Wednesday, November 17, 2010

Speculations and Diversions.

Is the earthquake being used as a diversion from other factors in old bus debacle?

My spurious attempt to drag Brian Souter in as the woo-er of CBS, for the sake of a corny pun and to raise awareness of Souter Holdings buying into public transport in NZ appears to been in the best/worst traditions of journalism - floating speculative leads merely to incite greater public interest. A bit more research (which I should have done first)also reveals Souter Holdings is indeed the private arm of Brian Souter, apparently quite separate from Stagecoach.

In this case it appears utterly without foundation - all the goss I've heard seems to back "The Press" suggestion that Waikato and Central North Island emerging giant Go Bus is the company most keen to take over Christchurch Bus Services, and this is not necessarily a new thing. Indeed the possibility exists that the Christchurch Bus services came in low enough to under-cut Redbus in the last tender round deliberately to get sufficient number of route contracts to make CBS suitably plump and attractive for the plucking by those companies big enough to buy the whole kit and caboodle (who probably wouldn't set up office south of the strait for only a couple of routes). CBS owner Clive Peters told The Press (10 No 2010) "As a result of our increased market share we have been of interest to a number of companies and held discussions with them." It seems unlikely to me that this is just co-incidental or was not forseen, or indeed not intended, not least because readiness to hold discussions implies openness to selling is already on the agenda. Nor can it be ruled out that talks had been held with one of these larger companies prior to the tender round, which would hardly be illegal but does shift the ground a little. Did Metro know about this possibility?

Also I wonder what can be read into the Metro media statement of November 4th;
"Both companies ordered new buses to enable them to deliver the agreed standard of service. However, due to circumstances beyond their control, including earthquake damage to the bus-building factory at Rolleston, they have had to source temporary buses"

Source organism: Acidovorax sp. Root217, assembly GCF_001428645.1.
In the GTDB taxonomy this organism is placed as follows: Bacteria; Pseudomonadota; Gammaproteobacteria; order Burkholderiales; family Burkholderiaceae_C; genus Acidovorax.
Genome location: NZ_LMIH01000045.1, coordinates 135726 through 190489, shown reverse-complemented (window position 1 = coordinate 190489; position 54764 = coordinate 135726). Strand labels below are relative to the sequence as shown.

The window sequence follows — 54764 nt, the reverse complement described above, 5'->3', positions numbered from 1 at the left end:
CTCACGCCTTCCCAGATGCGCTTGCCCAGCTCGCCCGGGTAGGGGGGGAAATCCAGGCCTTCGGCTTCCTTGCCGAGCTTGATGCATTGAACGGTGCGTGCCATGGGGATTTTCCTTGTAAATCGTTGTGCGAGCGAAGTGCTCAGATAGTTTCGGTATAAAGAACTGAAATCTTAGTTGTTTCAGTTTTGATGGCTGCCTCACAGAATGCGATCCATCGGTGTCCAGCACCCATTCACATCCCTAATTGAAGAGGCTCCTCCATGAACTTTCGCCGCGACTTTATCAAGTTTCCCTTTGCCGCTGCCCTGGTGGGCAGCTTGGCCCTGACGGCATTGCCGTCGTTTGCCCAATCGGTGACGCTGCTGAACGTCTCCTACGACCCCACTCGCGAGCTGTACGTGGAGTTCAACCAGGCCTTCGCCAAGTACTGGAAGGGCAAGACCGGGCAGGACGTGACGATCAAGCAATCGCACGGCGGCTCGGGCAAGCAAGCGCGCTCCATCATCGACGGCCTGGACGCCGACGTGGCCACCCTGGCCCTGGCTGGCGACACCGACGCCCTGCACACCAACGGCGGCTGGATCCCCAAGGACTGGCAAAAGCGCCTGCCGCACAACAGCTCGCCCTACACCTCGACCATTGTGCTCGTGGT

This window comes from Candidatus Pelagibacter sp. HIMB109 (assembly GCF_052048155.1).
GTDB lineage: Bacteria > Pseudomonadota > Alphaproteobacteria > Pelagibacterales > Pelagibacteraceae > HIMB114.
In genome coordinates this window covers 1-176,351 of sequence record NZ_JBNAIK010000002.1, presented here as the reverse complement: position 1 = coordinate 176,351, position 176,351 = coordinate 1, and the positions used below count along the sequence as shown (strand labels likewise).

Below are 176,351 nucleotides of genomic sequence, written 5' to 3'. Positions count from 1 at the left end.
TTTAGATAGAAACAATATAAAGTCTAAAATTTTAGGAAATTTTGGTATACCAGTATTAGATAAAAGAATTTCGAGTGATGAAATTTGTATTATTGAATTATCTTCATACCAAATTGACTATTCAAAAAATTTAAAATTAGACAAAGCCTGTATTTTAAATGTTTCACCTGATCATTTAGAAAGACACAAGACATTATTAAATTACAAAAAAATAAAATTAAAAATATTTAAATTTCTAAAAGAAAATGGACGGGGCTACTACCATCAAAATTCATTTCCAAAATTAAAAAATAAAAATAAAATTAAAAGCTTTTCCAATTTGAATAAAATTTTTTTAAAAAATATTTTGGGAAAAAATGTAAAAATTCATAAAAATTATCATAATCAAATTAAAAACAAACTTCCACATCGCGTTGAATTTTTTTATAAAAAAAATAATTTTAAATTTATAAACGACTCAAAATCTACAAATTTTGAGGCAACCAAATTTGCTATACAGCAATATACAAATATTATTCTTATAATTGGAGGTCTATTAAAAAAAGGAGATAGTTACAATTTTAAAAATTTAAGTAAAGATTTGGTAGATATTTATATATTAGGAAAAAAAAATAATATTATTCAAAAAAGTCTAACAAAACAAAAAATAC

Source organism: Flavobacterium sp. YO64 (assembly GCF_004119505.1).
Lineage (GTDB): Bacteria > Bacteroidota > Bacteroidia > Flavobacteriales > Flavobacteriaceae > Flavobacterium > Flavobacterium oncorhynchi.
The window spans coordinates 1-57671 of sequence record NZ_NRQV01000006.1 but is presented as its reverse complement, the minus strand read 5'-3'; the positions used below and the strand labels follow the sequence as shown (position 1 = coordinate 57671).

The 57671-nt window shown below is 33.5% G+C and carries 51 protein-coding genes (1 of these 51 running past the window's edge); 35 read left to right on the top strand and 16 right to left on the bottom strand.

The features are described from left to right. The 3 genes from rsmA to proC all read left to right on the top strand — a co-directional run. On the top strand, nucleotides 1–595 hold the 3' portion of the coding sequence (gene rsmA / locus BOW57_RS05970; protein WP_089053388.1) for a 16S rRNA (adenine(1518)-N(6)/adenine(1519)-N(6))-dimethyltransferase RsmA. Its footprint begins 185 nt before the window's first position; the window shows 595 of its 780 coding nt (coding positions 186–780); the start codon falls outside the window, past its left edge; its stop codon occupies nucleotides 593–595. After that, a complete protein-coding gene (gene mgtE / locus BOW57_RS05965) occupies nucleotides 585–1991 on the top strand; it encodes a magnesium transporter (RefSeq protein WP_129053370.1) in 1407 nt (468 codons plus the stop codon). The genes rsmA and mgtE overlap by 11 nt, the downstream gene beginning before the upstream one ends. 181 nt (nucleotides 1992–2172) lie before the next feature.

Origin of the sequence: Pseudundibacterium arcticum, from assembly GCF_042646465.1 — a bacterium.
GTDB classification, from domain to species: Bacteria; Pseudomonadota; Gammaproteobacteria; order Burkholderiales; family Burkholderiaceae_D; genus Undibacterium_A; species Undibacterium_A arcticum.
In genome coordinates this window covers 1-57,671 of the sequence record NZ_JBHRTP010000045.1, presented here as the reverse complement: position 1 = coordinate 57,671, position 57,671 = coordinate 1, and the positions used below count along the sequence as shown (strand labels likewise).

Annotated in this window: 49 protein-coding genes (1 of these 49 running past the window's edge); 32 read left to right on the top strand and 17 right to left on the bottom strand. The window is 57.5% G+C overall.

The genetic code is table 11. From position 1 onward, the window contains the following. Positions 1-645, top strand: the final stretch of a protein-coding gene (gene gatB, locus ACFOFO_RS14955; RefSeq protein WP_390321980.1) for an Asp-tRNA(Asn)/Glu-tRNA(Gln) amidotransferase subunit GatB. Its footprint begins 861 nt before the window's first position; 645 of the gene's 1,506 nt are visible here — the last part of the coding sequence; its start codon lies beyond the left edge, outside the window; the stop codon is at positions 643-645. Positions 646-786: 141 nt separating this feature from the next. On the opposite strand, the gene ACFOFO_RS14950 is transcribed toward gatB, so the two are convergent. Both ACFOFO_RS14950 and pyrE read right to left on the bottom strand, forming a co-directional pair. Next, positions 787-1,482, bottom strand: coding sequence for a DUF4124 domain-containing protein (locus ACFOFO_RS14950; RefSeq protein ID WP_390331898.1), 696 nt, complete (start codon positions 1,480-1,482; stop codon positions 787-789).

It is not the first time that earthquake damage at Rolleston is specifically referred to about delayed Leopard buses but the reasons for the failure to arrive of the Chinese buses (for Christchurch Bus Services) is curiously missing, glossed over. There was some mention earlier about floods in China being a factor but there is a growing "credibility" gap when these reasons have received no mention since. Is there other reasons these buses have not been delivered?

By not being more specific about why both sets of buses are delayed - let alone expressing concern on behalf of the public about delays over and above earthquake issues - it does appear to me Metro is trying to fluff the issues and is thus potentially complicit in supporting one company against another. If one company had just invested millions in upping the standard of buses - as Infratil/NZ Bus recognise as so imperative in re-establishing the credibility of public transport in the public mind** - would that company not have very good reason be pissed off if contracts were given to a company potentially up for sale, whose fleet is inferior, is possibly not expecting to fulfill the three year terms of the contracts, and whose motives for tendering for so many routes may be related more to a business strategy than public service? Do public authorities (or Transport Agency NZ or somebody ) do "due diligence" in depth sorts of investigation, require open books, etc to ensure that it is absolutely certain the firm tendering for routes can meet its committments, is not just playing the public process as a strategy, is not to coin an old phrase "mucking the public around". (I remember the Cesta mess in Christchurch back in the 1990s, and the - same outfit - Eastbus farce in Otago about five years ago; a company unable to meet baseline criteria for service supply and that even had some buses ordered off the road by Min. of Transport for safety reasons.)

Where does Environment Canterbury, Metro, Transport Agency New Zealand or commercial or any law stand upon this issue?

Should this be investigated by some sort of equiry - what are the ethics and legal situations in cases like this that fall on the boundary of business and public service? I am not alleging any criminal acts are involved here, but asking where the ethical divide falls. What best serves the public interest according to good old fashion standards. Let us please remember this is Canterbury, chaps!!

Underneath the specific earthquake factor - which is obviously beyond the power of human change - I think a lot of people feel as I do, something very odd is going on here, more than meets the eye. It seems Metro may be being caught with egg on its face and yet were nowhere near an egg carton on earthquake day!

All very sad. And it is is doing incredible damage to the credibility of public transport built up across a decade - ironically when some very improved schedules and new services such as the Selwyn Star should be taking centre place.
**Infratil, owners of NZ Bus explains its approach to public transport on the Infratil website ........The transition from the “poor cousin” form of urban mobility to the preferred mode will require a comprehensive change in all aspects of the service, its regulation and its relationship with users.Under the previous owners, NZ Bus was very efficient and low cost. While it is apparent that efficiency is a necessary feature of a successful bus service, to be successful it must also be popular with users. For public transport tobe the preferred mode of urban transport, it isn’t enough to be cheap, it must also be liked.

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